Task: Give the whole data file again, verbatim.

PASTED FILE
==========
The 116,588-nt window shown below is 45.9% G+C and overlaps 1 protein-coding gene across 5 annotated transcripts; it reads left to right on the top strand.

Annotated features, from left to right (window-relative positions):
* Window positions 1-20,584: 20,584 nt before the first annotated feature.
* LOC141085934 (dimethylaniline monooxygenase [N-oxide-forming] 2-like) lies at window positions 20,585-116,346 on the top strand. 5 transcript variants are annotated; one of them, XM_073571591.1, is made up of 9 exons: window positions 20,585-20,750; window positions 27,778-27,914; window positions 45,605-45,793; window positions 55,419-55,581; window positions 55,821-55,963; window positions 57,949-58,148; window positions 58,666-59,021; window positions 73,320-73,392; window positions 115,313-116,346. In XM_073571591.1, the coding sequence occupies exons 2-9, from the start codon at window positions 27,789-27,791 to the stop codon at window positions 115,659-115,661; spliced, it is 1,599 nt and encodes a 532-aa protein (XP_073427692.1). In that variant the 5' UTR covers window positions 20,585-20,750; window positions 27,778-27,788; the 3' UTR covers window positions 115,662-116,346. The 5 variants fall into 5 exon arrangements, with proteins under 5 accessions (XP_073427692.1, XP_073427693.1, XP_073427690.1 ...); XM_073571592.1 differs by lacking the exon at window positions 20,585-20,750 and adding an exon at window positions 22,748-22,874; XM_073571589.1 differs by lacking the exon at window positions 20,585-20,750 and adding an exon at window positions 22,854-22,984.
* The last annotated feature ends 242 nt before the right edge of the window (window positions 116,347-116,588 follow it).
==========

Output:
The 116,588-nt window shown below is 45.9% G+C and overlaps 1 protein-coding gene across 5 annotated transcripts; it reads left to right on the top strand.

Annotated features, from left to right (window-relative positions):
* Window positions 1-20,584: 20,584 nt before the first annotated feature.
* LOC141085934 (dimethylaniline monooxygenase [N-oxide-forming] 2-like) lies at window positions 20,585-116,346 on the top strand. 5 transcript variants are annotated; one of them, XM_073571591.1, is made up of 9 exons: window positions 20,585-20,750; window positions 27,778-27,914; window positions 45,605-45,793; window positions 55,419-55,581; window positions 55,821-55,963; window positions 57,949-58,148; window positions 58,666-59,021; window positions 73,320-73,392; window positions 115,313-116,346. In XM_073571591.1, the coding sequence occupies exons 2-9, from the start codon at window positions 27,789-27,791 to the stop codon at window positions 115,659-115,661; spliced, it is 1,599 nt and encodes a 532-aa protein (XP_073427692.1). In that variant the 5' UTR covers window positions 20,585-20,750; window positions 27,778-27,788; the 3' UTR covers window positions 115,662-116,346. The 5 variants fall into 5 exon arrangements, with proteins under 5 accessions (XP_073427692.1, XP_073427693.1, XP_073427690.1 ...); XM_073571592.1 differs by lacking the exon at window positions 20,585-20,750 and adding an exon at window positions 22,748-22,874; XM_073571589.1 differs by lacking the exon at window positions 20,585-20,750 and adding an exon at window positions 22,854-22,984.
* The last annotated feature ends 242 nt before the right edge of the window (window positions 116,347-116,588 follow it).